- The Enterprise
- The Recorder
After a one-day bench trial, Calvert County Circuit Court Judge Marjorie L. Clagett found Curtis L. Millsap II guilty of spray-painting racial epithets and male genitalia on guard rails, street signs and other property throughout the county in February and March last year.
Millsap, 27, of Sunderland was found guilty Wednesday of two counts of malicious destruction of property more than $500 and three counts of malicious destruction of property less than $500.
He was found not guilty of one count of malicious destruction of property more than $500 and three counts of malicious destruction of property less than $500.
The first count of malicious destruction of property scheme more than $500 was dropped by the state during the trial.
A sentencing hearing for Millsap is scheduled for April 12, where he faces a maximum sentence for all charges of 6 ½ years in jail.
During the trial, Deputy Funchion, Deputy Mosley and Deputy Bortchevsky of the Calvert County Sheriff’s Office and Tfc. Sorenson of the Maryland State Police Prince Frederick barrack all testified they responded to calls for malicious destruction of properties where racial epithets, “white power” related phrases or imagery or drawings of male genitalia had been painted in black, green or chrome paint on the road, road signs, guard rails or trees between Feb. 13 and March 2, 2012, on Sunderleigh Drive and Clagett, Dalrymple, Hardesty and Ponds Wood roads.
Det. H. Rich of the Calvert Investigative Team said he was assigned to lead the case in February after instances of destruction of property continued to occur and became a concern in the community. Rich said he believed all of the cases were connected because “the theme of the messages was the same.”
Rich testified he responded to a call for destruction of property March 2, 2012, at a bridge on Hardesty Road, where he found the phrase, “[Expletive] love to smoke crack on Kent Road Nick Rusk.” He made contact with Nick Rusk on March 7 and asked him if he was involved in drawing the graffiti. Rich said after speaking with Rusk, “nothing indicated he was connected” to any of the cases, and he asked Rusk if he knew anyone who was. Rusk gave him Millsap’s name, Rich said.
Rich asked Rusk if he knew if Millsap had a negative attitude toward black people. Rusk said Millsap “was capable of having negative thoughts” toward black people and interracial couples, Rich said.
During Rusk’s testimony, he denied making statements to Rich about Millsap having problems with black people or interracial couples.
In mid-March, Rich testified, he posted fliers in the Sunderland area asking for information about the graffiti. The Calvert County Crime Solvers received an anonymous tip from “Ernie” providing Millsap’s name in connection with the cases, Rich said.
Rich said he met with Ernest Hostetter, who “reaffirmed” Millsap as a suspect in the case. Rich said Hostetter told him Millsap, who is friends with Hostetter’s sister, was at his house the night of Feb. 13, 2012, and had black paint on his hands. Hostetter said he later heard Millsap bragging about drawing graffiti on a road, Rich said.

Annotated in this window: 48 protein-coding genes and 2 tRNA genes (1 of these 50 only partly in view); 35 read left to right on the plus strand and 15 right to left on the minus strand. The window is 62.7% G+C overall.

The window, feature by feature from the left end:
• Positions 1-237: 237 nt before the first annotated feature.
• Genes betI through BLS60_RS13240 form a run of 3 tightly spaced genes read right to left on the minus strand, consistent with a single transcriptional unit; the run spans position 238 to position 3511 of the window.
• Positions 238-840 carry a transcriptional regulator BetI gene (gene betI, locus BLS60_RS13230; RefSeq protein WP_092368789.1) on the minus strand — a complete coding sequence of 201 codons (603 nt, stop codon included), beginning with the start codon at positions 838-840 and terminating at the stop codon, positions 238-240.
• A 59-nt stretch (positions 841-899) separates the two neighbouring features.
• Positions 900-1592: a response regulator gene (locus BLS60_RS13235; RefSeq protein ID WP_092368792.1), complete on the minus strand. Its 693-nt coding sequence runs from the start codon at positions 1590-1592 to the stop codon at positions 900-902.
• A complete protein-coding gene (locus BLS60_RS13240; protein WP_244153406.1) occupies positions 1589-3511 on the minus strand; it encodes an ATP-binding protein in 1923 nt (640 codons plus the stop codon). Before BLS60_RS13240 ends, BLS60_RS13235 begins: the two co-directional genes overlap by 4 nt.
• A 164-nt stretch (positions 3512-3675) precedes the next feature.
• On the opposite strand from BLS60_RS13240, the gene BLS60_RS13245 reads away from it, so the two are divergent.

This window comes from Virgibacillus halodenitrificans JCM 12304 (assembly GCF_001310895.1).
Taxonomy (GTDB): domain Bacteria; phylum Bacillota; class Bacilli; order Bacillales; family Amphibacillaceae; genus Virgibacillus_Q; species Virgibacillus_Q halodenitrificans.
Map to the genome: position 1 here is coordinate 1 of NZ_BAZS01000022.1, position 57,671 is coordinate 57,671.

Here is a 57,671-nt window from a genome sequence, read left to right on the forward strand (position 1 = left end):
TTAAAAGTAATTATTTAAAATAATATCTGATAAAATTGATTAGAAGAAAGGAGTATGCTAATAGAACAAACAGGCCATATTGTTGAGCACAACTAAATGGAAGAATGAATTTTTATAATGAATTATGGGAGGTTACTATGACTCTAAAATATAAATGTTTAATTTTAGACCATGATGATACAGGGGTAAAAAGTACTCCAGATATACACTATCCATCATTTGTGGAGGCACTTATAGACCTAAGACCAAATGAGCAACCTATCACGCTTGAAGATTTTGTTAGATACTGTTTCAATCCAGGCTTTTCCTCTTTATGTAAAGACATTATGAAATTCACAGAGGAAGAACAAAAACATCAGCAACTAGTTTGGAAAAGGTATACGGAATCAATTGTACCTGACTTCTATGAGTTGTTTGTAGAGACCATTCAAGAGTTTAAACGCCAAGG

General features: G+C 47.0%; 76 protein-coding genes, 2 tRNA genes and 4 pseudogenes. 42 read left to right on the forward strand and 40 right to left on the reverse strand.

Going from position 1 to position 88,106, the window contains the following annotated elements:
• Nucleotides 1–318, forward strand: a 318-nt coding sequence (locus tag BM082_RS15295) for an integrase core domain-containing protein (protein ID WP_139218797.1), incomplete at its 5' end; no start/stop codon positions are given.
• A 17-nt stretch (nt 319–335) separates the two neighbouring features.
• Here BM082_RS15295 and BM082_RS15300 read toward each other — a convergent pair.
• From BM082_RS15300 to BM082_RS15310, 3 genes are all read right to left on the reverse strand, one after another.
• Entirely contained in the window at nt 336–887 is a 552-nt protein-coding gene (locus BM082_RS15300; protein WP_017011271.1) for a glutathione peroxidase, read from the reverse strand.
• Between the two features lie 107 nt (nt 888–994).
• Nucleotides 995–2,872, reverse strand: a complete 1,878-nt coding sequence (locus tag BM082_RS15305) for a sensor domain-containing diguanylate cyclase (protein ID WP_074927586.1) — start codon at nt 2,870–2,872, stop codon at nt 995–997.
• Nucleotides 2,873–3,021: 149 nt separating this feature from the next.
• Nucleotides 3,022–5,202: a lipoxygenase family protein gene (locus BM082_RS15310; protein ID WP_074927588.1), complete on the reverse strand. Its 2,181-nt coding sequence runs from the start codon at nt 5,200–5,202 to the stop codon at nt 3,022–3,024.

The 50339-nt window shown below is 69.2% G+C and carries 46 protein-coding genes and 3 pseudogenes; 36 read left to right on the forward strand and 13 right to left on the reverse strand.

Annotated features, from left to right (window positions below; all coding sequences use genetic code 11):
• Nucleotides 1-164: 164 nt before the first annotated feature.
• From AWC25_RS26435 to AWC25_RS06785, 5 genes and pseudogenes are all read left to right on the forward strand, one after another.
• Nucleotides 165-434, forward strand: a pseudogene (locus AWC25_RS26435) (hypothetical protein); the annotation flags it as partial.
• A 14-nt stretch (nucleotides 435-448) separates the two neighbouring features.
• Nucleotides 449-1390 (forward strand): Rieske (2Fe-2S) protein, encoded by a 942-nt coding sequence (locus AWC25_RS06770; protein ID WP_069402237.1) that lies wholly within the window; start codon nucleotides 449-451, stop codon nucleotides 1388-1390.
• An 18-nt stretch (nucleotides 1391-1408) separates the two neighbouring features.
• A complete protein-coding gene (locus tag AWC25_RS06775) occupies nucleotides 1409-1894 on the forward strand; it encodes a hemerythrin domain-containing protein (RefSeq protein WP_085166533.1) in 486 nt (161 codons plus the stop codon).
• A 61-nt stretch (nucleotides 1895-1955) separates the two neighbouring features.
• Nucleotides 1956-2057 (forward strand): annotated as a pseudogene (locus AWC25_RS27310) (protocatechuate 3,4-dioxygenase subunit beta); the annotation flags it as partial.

Hostetter testified Wednesday that when he met with Rich he believed he was giving an anonymous tip, not a statement. He said he lied in the statement about Millsap having paint on his hands and hearing Millsap bragging about drawing graffiti because he wanted the reward from crime solvers.
When Calvert County Assistant State’s Attorney Alexandra Bynum asked Hostetter if he saw Millsap with black paint on his hands, Hostetter said, “I don’t know what I saw.” Hostetter testified he thought providing the anonymous tip would be “an easy $1,000, but it’s become a hailstorm.”
Bynum then asked Hostetter if he remembered writing in his statement that Millsap has “an issue” with black people, and Hostetter said he did not. She asked Hostetter if he also recalled writing Millsap “has a problem with society … and I think he has a problem with minorities” and that Millsap made “it clear to me” that interracial couples “is disgusting,” and Hostetter said he lied when he wrote that.
During cross examination, Millsap’s attorney Dale Rowland asked Hostetter if he gave the anonymous tip for the crime solvers money and Hostetter said, “Absolutely.”
Rich, during his testimony, said after speaking with Hostetter, he went to Millsap’s home March 27, 2012, to speak with him, but had to come back the next day because Millsap had been drinking. Rich said as he was leaving, Millsap said he did paint graffiti on one of the barns.
On March 28, 2012, Rich said he interviewed Millsap while his fiancé’s mother, Becky Cable, was present. Millsap again admitted to painting graffiti on a barn Feb. 13, 2012, but denied his involvement in any other case. Rich said Millsap and Cable offered to show him other artwork Millsap had done and they showed him a mural Millsap had painted on a bed headboard. Rich said the same green, black and chrome colors used to paint the graffiti were part of the painting on the headboard.
Through investigation, Rich came into contact with one of Millsap’s ex-girlfriends, Stephanie Hartwick. During her testimony, Hartwick said she dated Millsap for about three years, during which time he expressed his “hatred” toward black people. She said she had seen Millsap draw several things, which looked similar and contained the same “signature” as several of the graffiti paintings throughout Sunderland.
Nicole Cable, Millsap’s fiancé, testified as a defense witness that Millsap attends church with her and has never had a problem with the black parishioners who also attend the church. She said the pastor of the church is black, and “Curtis loves him, and he loves Curtis.” She said she did not believe Millsap drew the graffiti because he was with her “all the time.” When Rowland asked Nicole Cable if Millsap was racist, she said, “Not at all.”